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Thread: Prisms

  1. #1 Prisms 
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    hello

    Im new and well just wondering is there a perfect 100%? prism shape?

    most designs like triangles ect.. do not look like efficient shapes

    http://www.mathsisfun.com/geometry/prisms.html

    even a octagon squared doesnt seem good

    I would think a sphere but im reading you need straight sides?


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  3. #2  
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    What do you mean by “efficient”? :?

    A prism in mathematics (geometry) is different from a prism in physics (optics). The webpage you are looking at is about mathematical prisms. In optics, however, a prism is simply any transparent object with a high refractive index used to refract light; what shape it is depends on what you want it to do with your light.

    So yes, an optical prism can be spherical if you like. But you did not say what your experiment wants to achieve with light, so I can’t say what the “ideal” shape of prism for your purpose might be.


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  4. #3  
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    Quote Originally Posted by JaneBennet
    What do you mean by “efficient”? :?

    A prism in mathematics (geometry) is different from a prism in physics (optics). The webpage you are looking at is about mathematical prisms. In optics, however, a prism is simply any transparent object with a high refractive index used to refract light; what shape it is depends on what you want it to do with your light.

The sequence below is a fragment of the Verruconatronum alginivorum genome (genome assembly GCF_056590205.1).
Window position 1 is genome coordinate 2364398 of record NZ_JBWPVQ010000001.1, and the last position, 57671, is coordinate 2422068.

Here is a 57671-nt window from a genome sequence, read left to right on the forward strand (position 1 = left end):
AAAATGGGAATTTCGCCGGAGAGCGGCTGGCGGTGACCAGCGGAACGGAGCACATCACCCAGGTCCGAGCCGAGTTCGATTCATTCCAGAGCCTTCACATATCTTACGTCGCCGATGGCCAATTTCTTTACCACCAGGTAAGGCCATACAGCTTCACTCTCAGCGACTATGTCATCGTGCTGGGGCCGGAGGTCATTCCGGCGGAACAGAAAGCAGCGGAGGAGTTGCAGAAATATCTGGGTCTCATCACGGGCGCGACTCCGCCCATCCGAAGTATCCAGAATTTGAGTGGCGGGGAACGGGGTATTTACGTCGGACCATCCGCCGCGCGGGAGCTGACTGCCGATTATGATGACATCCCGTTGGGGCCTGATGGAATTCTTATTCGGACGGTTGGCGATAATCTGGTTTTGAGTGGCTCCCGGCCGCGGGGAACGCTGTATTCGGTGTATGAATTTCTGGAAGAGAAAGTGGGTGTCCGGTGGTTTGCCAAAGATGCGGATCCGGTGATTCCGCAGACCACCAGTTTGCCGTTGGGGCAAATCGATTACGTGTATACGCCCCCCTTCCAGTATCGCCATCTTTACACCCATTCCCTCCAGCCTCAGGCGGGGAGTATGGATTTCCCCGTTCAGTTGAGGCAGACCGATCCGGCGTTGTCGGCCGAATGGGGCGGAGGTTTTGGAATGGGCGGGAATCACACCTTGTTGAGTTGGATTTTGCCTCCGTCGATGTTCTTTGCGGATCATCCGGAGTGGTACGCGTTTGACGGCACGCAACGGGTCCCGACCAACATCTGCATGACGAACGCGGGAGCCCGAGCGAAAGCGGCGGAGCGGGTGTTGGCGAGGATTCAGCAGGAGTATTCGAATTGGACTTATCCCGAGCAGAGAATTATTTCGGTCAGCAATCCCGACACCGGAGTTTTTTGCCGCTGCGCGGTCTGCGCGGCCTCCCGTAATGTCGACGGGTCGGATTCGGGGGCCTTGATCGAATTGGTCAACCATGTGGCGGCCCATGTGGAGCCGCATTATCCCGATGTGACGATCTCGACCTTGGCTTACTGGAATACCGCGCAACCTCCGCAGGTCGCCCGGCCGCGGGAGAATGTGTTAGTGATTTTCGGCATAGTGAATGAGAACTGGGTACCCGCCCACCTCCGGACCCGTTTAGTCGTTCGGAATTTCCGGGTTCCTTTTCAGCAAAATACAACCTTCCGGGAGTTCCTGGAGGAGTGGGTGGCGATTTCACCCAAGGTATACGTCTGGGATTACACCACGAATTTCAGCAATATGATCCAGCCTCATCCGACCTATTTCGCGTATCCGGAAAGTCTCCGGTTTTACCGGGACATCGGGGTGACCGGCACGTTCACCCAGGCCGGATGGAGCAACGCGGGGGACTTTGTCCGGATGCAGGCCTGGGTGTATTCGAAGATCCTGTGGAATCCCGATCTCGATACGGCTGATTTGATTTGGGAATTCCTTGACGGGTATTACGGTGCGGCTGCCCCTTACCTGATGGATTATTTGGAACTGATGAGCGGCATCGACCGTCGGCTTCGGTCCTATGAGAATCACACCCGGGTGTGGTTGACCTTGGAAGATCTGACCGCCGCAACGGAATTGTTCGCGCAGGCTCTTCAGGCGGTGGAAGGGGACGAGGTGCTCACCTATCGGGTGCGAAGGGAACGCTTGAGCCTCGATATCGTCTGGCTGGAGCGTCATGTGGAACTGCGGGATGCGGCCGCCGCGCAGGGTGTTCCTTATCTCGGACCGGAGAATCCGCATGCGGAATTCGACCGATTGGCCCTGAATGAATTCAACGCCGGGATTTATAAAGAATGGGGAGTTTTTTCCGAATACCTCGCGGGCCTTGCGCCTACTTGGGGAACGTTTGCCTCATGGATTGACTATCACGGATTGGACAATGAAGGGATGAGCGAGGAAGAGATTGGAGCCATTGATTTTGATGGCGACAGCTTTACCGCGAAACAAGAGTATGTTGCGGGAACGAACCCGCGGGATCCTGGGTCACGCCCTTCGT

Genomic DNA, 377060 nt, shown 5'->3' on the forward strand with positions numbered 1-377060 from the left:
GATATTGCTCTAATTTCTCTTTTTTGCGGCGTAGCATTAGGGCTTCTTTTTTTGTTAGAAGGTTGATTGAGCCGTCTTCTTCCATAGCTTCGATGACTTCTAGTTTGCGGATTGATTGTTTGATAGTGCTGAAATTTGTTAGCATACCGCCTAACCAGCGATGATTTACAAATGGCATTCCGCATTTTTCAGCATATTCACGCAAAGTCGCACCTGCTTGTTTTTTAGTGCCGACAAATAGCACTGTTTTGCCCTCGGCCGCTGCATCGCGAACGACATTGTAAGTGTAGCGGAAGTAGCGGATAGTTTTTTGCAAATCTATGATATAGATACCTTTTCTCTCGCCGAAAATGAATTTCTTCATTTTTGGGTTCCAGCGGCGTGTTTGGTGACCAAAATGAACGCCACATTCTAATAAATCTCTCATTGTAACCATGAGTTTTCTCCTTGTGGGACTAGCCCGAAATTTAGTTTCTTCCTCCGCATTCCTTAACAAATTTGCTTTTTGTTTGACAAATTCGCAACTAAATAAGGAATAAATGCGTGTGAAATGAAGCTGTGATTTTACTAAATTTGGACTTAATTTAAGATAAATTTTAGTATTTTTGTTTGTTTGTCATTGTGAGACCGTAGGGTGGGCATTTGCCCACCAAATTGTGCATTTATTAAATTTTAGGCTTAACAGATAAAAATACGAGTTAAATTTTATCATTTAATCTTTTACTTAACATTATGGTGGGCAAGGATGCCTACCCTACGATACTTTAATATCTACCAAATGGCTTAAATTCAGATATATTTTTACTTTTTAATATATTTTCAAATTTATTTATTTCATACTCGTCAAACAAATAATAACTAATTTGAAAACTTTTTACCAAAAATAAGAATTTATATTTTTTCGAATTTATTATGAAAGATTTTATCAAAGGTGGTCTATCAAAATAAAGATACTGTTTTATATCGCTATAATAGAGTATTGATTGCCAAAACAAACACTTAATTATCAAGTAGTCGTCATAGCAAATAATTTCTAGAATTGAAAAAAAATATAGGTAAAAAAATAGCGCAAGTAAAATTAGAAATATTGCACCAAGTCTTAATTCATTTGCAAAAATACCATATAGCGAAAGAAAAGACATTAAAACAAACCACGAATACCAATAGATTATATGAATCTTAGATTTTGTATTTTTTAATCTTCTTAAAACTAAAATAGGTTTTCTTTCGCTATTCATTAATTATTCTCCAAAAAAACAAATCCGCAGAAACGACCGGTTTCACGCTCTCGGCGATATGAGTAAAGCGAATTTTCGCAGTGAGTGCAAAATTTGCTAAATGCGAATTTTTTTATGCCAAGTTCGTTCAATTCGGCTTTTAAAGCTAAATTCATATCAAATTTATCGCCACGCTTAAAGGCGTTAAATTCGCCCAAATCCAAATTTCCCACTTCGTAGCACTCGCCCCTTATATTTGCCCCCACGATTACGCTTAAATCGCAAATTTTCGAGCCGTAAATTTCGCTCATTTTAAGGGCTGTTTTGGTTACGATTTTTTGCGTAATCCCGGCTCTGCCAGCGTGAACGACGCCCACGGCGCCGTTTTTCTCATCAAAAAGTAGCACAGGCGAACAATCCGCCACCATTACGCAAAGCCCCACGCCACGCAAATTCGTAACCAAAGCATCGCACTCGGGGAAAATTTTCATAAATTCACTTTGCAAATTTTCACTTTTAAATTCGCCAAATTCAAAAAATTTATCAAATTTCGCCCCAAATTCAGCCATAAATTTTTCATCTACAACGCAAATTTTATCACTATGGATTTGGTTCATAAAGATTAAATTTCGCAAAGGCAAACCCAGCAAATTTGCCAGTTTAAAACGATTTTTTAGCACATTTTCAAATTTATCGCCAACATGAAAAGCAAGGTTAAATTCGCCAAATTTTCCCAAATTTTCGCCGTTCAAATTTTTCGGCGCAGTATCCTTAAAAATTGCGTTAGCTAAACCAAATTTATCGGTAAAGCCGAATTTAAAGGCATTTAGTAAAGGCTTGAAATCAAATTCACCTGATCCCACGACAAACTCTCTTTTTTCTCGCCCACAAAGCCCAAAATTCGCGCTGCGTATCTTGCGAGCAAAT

So yes, an optical prism can be spherical if you like. But you did not say what your experiment wants to achieve with light, so I can’t say what the “ideal” shape of prism for your purpose might be.
    I believe though that they mean ideally when talking in optics that you are dealing with a bar of clear light transmitting substance, with a perfect triangle shape.

    There are other definitions that could apply but ideally when you say prism in optics you are talking about a perfect triangle shaped object.
    But you are correct we use the word prism to identify many light refracting objects effects on light, not in a perfect triangle shape. However I believe we use the word prism to describe the effects the object has on light, not the shape of the object.

    It is like the word special. If I said "Jane you are special", you would assume that you are unique and gifted. But definitions of special exist that could mean I think you are weird or peculiar. Like the kids on the special bus.

    But if I used it or meant it in that sense, I would be committing a low blow, or being deceitful, or cowardly. If I did not highlight, that I meant it that way.

    What bus did you take Jane? Ha-ha.


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    William McCormick
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  5. #4  
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    Please don't use seriously meant questions for your petty personal crusades.

    Indeed, in optics, prisms are defined according to their usage, not their shape. Here is an example that is not triangular at all. Also note the references mentioned there: Nicol prism
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    Quote Originally Posted by Dishmaster
    Please don't use seriously meant questions for your petty personal crusades.

    Indeed, in optics, prisms are defined according to their usage, not their shape. Here is an example that is not triangular at all. Also note the references mentioned there: Nicol prism